SEOUL, South Korea, Jan. 7 (UPI) -- Scores of North Korean restaurants in China may close down by the end of the week, as Beijing enforces international sanctions targeting Pyongyang's nuclear and missile program.
The Chinese government late last year ordered North Korean restaurants in the country to shut down their businesses within 50 days, Yonhap reported, citing a source in China.
More than 100 restaurants are believed to have received the order.
"North Korean restaurants were thriving at one point in the three provinces (Jilin, Liaoning and Heilongjiang) that border the North but due to the strict orders for closure, it seems they will sharply decline," the source said.
Visa extensions for North Korean workers and the crackdown on businesses that hire them have intensified as of late, according to the source.
Restaurant owners are said to be seeking new ways to curb the measure such as transferring the business ownership to a Chinese or Korean-Chinese national.
United Nations Security Council Resolution 2375, passed in September, requires North Korean companies in member states including joint ventures with local entities to close down within 120 days.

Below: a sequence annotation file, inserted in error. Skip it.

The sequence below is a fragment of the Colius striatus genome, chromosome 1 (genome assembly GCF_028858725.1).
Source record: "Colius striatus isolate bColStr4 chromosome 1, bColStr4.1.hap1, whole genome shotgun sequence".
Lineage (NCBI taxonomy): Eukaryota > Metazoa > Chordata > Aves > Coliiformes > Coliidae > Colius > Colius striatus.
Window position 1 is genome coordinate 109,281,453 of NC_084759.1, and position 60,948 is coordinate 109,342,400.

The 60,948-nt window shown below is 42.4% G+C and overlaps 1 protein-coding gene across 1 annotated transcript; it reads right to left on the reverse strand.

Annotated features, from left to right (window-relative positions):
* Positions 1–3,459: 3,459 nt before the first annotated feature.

A new resolution was approved after the North's missile launch on November 29, introducing further restrictions on the regime's oil imports and North Korean laborers.
In line with the latest sanctions, China on Saturday enforced a ban on exports of steel and machinery. It also restricted Chinese firms from shipping more than 4 million barrels of oil and 500,000 barrels of refined petroleum products per year.
Previous restrictions didn't apply to crude oil which makes up a large portion of China's energy exports to Pyongyang.
China is North Korea's largest energy supplier and trade partner, making its enforcement of sanctions crucial to global efforts to clamp down on the North's nuclear weapons program.
However, the commerce ministry said the exports of crude oil that affects the lives of ordinary North Koreans will be excluded from the restrictions, SBS reported.
Imports of fabrics, timber, minerals, grains and agricultural products from the North were also banned.